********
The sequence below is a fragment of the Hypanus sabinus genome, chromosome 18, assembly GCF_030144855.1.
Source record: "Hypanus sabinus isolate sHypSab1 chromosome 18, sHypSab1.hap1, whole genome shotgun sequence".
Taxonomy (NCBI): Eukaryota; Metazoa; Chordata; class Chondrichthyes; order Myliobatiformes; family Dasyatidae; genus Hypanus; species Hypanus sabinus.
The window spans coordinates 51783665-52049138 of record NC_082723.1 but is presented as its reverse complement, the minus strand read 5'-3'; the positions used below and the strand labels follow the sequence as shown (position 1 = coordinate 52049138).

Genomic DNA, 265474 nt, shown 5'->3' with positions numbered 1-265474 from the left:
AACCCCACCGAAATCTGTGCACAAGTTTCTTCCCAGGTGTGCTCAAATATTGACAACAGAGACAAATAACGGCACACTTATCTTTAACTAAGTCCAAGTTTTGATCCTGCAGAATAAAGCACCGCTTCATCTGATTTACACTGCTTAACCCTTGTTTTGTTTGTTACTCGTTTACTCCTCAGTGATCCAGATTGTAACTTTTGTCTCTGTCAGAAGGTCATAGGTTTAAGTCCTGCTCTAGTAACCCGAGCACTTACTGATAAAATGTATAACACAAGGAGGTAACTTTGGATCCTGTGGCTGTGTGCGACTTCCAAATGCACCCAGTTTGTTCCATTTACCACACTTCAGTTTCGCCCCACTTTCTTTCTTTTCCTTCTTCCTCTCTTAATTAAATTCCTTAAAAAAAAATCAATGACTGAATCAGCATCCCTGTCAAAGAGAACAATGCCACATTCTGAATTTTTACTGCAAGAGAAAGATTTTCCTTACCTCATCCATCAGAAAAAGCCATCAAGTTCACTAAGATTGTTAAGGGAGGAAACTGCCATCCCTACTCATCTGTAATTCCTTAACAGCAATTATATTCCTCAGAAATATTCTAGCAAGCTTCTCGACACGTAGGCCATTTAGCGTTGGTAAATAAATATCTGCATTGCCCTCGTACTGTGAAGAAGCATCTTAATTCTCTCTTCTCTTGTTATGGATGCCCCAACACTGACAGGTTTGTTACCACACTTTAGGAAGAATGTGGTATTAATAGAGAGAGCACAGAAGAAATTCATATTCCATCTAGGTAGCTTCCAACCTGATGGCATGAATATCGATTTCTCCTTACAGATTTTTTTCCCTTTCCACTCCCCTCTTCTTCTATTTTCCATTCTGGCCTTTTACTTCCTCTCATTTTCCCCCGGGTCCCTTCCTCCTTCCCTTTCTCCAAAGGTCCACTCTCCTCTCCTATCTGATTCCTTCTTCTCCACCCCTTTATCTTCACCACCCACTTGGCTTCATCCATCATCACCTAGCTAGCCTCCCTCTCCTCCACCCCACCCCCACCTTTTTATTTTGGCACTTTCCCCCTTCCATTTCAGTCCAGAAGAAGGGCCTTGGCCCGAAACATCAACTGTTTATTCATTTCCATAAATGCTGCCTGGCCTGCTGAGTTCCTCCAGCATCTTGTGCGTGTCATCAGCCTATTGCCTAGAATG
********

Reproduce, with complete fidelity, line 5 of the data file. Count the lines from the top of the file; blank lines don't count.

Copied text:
Genomic DNA, 265474 nt, shown 5'->3' with positions numbered 1-265474 from the left: